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Angelina Jolie Tours Flood Damage in NW Pakistan

U.S. actress Angelina Jolie is urging the world to help Pakistan in the long term cope with the worst flooding in its history. Jolie is in Pakistan as a goodwill ambassador for the U.N. refugee agency.

Angelina Jolie is no stranger to Pakistan, even beyond her movies in the local theaters and DVD shops. The award-winning American actress has visited the country four times since becoming a goodwill ambassador for the U.N. refugee agency in early 2001.

Dressed with a black shawl draped over her hair, Jolie told reporters in northwestern Pakistan the country's flooding disaster is an "extraordinarily complex" situation that the world cannot ignore.

"These are very, very long, extended situations that need our constant support for a very, very long time," said Jolie.

Her plea for strong international support comes as U.N. officials say they have received less than two-thirds of the U.N. appeal for $460 million in emergency flood assistance.

The United Nations is expected to adjust its appeal next week to reflect the worsening situation in the country.

Jolie described the devastation she saw in part of Khyber Pakhtunkhwa Province where much of the floodwater has receded. "They have lost their homes. And the floodwater was as high as the ceiling when you see the mark, and I was surprised by that. All of their homes were washed away, and it is not just a tent that is washed away in somebody's mind, it is a home, and it is collapsed, and it is mud, and it is their entire life. Many of them lost their children during the floods."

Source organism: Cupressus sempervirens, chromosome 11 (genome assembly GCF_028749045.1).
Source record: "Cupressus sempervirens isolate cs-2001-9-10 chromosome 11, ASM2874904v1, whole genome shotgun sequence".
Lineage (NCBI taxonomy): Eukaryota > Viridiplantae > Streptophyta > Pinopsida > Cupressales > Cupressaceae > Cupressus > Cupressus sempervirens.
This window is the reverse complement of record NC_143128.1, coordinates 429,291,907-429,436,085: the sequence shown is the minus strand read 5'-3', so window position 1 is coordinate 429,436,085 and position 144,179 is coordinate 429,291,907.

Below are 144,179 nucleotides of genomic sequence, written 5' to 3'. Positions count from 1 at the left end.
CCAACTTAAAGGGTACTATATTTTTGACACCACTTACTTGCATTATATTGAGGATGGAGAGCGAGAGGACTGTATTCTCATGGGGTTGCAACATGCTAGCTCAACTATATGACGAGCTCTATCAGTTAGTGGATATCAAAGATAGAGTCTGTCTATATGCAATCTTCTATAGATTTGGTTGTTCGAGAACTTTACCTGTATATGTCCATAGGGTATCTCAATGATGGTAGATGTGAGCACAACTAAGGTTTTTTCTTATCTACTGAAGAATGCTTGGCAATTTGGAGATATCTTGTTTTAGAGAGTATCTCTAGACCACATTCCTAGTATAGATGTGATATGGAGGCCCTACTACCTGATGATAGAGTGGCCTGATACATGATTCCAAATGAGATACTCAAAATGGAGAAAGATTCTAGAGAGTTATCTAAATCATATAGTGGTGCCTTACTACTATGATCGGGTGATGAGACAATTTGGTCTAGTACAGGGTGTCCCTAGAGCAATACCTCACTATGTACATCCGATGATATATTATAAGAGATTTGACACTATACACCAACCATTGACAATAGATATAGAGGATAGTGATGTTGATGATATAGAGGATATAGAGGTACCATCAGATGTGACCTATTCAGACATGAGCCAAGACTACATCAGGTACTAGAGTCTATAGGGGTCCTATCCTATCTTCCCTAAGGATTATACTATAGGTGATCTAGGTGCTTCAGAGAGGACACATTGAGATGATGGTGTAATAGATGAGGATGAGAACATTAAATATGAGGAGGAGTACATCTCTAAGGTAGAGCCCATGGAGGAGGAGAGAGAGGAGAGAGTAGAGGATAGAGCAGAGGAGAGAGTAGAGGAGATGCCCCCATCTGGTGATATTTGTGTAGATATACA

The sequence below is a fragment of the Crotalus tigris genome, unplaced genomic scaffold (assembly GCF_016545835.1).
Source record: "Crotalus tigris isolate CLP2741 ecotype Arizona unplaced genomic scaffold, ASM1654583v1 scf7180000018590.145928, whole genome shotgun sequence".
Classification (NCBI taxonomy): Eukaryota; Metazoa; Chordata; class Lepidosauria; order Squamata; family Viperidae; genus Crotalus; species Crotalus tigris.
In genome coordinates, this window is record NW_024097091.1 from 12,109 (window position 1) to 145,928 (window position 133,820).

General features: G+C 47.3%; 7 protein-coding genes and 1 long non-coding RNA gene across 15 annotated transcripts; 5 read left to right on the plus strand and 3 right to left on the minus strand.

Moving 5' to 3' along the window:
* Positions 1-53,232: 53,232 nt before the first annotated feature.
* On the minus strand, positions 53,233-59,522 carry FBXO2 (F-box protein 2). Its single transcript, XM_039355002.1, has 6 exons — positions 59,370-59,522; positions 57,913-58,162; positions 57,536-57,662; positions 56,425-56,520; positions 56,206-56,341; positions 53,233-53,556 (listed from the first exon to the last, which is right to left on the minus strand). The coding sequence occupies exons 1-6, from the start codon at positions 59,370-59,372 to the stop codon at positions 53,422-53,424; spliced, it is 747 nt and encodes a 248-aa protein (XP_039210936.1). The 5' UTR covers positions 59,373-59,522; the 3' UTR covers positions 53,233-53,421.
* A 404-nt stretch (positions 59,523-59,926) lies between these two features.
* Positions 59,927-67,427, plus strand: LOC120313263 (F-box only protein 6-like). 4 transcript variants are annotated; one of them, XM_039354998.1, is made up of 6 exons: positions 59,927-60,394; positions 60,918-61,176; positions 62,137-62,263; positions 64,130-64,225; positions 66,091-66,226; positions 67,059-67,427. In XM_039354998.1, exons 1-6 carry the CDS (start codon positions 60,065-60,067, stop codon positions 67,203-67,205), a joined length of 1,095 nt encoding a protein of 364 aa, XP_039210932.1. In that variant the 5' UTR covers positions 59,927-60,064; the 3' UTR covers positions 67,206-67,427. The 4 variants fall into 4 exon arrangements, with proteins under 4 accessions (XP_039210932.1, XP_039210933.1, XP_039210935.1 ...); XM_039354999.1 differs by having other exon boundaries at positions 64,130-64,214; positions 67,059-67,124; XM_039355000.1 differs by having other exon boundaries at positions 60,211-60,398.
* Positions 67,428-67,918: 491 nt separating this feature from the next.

Jolie last visited Pakistan in 2005 following the massive earthquake that devastated the northern part of the country. Prior to that, she had toured the country twice to highlight the decades-long plight of Afghan refugees living in Pakistan.

After visiting the flood affected areas, she said the Afghan refugee situation still is dire. "There are still 1.7 million Afghan people who have needs particular to refugee needs. Their needs need to be addressed," said Jolie.

The disaster has affected most of the Afghan refugees, putting more pressure on the Pakistani government and humanitarian agencies.

Speaking in Islamabad, the Assistant-Secretary-General and Regional Director for the U.N. Development Program, Ajay Chhibber, highlighted the issue.

"These are people who have begun to build back their lives, and now have lost a lot again," said Chhibber. "So I think Pakistan is also helping some of these refugees who have been here for quite a long period of time already."

The Soviet occupation of Afghanistan some three decades ago forced millions of Afghans to take refuge in neighboring Pakistan. But most of them returned to their homeland after the fall of the Taliban-led government in 2001.

The remaining refugees mostly live in temporary settlements in northwestern Pakistan, which was devastated by the flooding. The floods have killed more than 1,700 people and affected about 20 million others across the country.